O’Farrell added that salmon-season limits and regulations are rewritten every year, and he says the salmon fishery is among the most carefully regulated fisheries on the West Coast. Measures like minimum size limits and the season schedule, he says, are designed to minimize angler contact with the Sacramento’s imperiled salmon runs.
Officials entirely banned fishing after spawning returns of the fall-run chinook took a nosedive about four years ago. Many fishermen even welcomed the closures while demanding restrictions on water pumping in the delta to improve spawning and smolt-rearing habitat.
But a fourth year of unemployment could sink many commercial fishermen into bankruptcy, says Mike Hudson, a commercial salmon fisherman in Berkeley.
“We’ve been fishing for other things, and a few pounds of rockfish or black cod might keep the boat running and food on the table, but it’s nothing to make real money off of,” Hudson said. “If I was forced to quit fishing now after getting my boat all ready, I’d be totally busted.”
Peter Moyle, a UC Davis fisheries biologist, says that salmon populations—especially small ones—can be affected by overfishing. But the Sacramento’s fall run, he says, is produced largely by the work of hatcheries. Such runs, Moyle says, are very resilient.
“You can catch 75 or 80 percent of a hatchery population as long as just a few fish are allowed to get back to the hatcheries,” he said.
Moyle is one of many experts who believe that problems in the rivers where salmon spawn and where the juveniles must spend the first months of their lives caused the near-disappearance of salmon. Indeed, the delta’s two large pumps removed record-high levels of water between 2003 and 2006. In the years that followed, the fall-run chinook salmon population plunged; nearly 800,000 adult fish returned to spawn in 2002; just 39,000 did so in 2009.
Now, the fish may be rebounding. Last fall, 163,000 salmon returned to the Sacramento to spawn. Officials had incorrectly predicted a much higher return, however, and many people have grown skeptical of biologists’ abundance estimates. Still, the Pacific Fishery Management Council’s estimate that approximately a million salmon, mostly from the Sacramento’s fall run, are now holding in coastal waters has fishermen hopeful that the runs may be returning.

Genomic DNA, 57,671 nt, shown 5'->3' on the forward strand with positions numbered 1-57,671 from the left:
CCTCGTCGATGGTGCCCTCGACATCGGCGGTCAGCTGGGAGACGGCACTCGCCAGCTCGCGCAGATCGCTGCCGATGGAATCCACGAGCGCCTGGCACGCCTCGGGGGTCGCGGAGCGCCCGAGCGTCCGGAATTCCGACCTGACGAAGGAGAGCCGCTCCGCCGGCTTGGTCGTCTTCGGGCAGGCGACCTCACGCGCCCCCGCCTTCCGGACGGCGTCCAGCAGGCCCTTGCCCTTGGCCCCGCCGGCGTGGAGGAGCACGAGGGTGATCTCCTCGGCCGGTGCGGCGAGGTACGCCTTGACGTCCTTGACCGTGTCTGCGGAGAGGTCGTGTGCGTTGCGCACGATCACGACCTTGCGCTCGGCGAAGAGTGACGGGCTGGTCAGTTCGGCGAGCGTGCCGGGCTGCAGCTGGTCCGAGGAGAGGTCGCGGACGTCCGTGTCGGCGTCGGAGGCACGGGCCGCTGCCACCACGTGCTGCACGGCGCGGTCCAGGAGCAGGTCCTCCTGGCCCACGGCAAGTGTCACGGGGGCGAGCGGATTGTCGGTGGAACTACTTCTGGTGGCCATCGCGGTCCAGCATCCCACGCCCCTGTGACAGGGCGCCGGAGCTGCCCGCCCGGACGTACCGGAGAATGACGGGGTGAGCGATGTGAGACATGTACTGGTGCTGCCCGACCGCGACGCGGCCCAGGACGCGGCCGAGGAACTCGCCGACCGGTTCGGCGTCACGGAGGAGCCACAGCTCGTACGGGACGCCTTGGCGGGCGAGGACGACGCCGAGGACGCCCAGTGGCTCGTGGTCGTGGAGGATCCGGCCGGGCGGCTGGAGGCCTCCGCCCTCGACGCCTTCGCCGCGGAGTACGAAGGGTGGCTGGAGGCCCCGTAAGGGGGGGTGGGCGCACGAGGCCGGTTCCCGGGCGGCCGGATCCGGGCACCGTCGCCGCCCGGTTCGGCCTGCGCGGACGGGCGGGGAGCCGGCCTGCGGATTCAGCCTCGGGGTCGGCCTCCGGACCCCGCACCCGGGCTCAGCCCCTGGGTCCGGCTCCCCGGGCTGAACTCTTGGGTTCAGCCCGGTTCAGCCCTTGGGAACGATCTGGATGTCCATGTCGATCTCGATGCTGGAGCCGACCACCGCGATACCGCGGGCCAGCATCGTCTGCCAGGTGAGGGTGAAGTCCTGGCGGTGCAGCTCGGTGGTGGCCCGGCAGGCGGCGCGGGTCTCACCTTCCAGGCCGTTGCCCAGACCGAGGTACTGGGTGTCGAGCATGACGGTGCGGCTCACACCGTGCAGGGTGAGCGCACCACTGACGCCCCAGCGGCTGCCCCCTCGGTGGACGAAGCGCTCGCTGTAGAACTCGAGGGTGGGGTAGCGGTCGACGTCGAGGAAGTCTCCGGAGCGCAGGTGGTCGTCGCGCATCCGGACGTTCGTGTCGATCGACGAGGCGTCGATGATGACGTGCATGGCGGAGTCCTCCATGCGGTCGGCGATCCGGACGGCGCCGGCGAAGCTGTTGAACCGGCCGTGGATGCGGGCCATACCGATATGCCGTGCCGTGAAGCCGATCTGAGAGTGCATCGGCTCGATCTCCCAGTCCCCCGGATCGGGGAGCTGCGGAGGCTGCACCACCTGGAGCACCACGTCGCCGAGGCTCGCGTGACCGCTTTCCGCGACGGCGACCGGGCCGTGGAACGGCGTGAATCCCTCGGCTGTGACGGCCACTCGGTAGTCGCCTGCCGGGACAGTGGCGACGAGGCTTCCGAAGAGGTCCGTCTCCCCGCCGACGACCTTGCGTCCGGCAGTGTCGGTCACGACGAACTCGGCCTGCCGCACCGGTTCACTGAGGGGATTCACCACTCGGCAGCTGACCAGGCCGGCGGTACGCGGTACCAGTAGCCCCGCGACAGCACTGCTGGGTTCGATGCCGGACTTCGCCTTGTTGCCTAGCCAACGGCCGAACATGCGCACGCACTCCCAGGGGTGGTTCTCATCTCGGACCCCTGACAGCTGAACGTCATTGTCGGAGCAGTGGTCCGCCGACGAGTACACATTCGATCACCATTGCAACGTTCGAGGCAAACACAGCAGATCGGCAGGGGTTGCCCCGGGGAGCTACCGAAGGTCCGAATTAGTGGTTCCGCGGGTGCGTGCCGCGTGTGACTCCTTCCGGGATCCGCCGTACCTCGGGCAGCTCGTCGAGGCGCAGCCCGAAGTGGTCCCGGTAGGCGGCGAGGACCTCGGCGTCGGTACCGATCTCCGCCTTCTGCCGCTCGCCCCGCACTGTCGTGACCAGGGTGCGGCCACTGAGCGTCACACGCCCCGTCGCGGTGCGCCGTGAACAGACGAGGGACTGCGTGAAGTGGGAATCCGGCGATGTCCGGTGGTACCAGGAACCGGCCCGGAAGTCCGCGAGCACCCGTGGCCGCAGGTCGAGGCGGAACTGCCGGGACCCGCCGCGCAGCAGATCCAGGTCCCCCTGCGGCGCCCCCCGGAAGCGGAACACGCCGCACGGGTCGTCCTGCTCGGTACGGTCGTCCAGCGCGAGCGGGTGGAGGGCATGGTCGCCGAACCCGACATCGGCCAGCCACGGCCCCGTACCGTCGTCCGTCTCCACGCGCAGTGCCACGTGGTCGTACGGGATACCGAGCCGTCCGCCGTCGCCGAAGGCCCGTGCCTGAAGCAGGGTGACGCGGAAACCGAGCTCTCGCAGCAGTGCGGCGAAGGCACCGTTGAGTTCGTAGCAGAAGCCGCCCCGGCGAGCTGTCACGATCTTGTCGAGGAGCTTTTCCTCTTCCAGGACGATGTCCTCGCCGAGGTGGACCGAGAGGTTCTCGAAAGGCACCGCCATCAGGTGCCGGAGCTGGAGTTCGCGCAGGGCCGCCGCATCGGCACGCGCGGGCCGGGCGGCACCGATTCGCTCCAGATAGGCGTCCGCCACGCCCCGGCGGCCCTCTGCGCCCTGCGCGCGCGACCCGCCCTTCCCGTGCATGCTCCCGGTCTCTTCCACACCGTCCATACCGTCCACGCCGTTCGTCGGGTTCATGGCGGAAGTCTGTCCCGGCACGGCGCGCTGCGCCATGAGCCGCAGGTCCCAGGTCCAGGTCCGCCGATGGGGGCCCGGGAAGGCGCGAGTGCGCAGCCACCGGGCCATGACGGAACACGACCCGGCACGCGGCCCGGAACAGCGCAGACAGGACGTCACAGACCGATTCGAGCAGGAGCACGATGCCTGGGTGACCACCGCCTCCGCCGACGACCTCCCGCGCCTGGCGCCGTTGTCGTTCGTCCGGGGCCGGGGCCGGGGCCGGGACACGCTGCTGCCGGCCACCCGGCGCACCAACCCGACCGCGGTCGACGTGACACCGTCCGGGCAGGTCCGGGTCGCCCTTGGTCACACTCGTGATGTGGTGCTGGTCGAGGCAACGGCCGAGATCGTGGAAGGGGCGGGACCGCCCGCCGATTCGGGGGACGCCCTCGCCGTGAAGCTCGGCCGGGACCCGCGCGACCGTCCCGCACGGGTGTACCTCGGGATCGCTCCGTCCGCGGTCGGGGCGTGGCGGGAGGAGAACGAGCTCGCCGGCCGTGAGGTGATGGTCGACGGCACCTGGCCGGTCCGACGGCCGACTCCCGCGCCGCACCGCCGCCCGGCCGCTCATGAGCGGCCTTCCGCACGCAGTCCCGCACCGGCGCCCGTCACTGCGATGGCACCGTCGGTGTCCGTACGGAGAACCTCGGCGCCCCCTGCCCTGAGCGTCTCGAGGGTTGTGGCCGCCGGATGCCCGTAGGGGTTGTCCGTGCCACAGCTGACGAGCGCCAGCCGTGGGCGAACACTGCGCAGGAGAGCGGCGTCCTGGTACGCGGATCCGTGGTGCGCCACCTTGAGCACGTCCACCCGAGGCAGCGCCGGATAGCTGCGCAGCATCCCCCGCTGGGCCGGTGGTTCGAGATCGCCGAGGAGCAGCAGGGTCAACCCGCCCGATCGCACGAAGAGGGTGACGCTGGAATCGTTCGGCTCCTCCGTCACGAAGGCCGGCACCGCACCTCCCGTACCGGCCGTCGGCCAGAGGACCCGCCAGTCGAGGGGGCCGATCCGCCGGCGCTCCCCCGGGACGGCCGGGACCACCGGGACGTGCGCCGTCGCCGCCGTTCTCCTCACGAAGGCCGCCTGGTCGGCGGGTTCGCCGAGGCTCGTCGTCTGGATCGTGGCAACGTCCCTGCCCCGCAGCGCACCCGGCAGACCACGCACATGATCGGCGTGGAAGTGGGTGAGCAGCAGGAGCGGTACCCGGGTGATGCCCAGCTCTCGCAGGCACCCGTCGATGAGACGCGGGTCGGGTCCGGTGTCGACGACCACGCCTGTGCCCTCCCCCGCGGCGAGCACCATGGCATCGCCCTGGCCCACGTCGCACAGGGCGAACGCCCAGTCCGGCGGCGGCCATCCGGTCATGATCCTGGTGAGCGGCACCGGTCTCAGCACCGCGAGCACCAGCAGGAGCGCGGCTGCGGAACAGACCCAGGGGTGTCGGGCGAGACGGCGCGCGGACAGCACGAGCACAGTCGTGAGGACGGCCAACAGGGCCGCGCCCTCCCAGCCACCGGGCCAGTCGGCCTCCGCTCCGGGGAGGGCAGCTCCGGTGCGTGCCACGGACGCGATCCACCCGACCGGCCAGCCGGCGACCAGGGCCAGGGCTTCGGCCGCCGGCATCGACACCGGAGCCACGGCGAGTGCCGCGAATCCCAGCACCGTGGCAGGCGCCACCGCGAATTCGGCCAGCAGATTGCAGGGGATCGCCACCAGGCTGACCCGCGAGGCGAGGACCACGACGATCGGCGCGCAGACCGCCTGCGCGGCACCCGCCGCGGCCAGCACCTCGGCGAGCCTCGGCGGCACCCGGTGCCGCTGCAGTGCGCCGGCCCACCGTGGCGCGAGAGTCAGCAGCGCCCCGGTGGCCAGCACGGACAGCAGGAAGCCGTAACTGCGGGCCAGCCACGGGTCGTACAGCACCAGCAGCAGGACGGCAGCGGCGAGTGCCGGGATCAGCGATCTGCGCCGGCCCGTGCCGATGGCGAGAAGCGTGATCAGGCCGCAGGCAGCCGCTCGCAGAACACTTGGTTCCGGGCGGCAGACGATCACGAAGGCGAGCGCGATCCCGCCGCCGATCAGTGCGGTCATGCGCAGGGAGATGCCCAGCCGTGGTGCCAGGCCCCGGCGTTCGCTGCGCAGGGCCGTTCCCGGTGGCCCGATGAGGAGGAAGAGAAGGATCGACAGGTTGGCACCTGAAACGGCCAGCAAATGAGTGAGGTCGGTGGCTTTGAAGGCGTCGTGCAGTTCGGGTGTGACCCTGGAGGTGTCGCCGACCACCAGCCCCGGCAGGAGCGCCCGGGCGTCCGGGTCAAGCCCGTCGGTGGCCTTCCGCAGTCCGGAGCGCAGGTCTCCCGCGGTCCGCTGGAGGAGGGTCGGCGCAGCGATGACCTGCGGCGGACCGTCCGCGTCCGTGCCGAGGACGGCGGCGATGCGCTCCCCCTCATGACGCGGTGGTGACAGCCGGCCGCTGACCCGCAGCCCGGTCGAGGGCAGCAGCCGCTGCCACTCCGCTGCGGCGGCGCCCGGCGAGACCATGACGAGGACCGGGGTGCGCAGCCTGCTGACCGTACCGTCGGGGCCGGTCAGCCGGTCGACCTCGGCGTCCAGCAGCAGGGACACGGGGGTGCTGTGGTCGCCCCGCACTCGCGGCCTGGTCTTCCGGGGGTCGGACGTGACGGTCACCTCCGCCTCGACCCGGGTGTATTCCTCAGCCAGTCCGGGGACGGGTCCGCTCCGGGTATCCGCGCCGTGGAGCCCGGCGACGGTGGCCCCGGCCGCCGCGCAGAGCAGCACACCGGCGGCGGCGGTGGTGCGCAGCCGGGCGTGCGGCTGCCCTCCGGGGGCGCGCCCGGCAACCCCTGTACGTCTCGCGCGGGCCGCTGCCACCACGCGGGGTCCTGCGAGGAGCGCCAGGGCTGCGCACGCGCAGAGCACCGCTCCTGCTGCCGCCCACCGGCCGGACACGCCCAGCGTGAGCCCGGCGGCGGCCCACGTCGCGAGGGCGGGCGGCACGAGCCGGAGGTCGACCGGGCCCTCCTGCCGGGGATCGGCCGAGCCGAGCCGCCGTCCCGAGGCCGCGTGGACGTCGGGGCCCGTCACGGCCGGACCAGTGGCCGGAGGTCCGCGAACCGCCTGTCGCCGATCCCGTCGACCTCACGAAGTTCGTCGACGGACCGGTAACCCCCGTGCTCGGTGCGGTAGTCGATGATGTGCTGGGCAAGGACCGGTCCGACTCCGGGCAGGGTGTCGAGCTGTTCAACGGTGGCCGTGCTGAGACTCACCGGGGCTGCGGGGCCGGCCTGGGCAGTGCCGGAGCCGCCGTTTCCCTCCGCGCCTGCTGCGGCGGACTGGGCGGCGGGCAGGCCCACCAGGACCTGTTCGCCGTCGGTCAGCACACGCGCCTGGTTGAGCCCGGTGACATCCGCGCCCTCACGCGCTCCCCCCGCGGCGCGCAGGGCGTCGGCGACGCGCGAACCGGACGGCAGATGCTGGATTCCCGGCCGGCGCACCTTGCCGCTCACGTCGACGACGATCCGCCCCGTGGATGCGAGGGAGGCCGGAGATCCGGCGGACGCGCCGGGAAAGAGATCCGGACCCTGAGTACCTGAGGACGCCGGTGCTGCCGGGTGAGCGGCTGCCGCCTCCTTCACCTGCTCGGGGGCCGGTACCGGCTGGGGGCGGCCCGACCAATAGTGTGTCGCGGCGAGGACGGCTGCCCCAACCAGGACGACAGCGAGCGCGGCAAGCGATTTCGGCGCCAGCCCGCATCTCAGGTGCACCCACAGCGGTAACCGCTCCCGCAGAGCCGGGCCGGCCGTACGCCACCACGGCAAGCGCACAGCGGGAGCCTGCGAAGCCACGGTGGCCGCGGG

The plaintiffs in the San Joaquin River Group Authority’s lawsuit, which is now pending in a U.S. District Court in Fresno, say that salmon fishing violates the federal laws that protect imperiled fish populations and will hamper the task of rebuilding the runs.
In the very midst of such accusations, the Center for Biological Diversity reported last month that the delta’s two major pumps—which provide for farmland and urban development to the south—have killed more than 10,000 juvenile spring-run chinook this year, though a federal official with the National Oceanic and Atmospheric Administration told this reporter that many of the dead salmon may have been fall-run fish.
Furthering the drama, San Joaquin Valley Republicans introduced congressional legislation on May 11 that proposes to exempt these very pumps from fish-protecting regulations. If such maneuvers win out, and if river management policies are not improved, the rebounding salmon population could easily crash again, warns Dick Pool, president of the Bay Area conservation group Water4Fish.
“Shutting down the season is not the way to bring these fish back,” said Pool, who considers the lawsuit a waste of time, resources and taxpayer money. “It’s the health of the river that matters. If the river conditions don’t change, these salmon could still head to extinction.”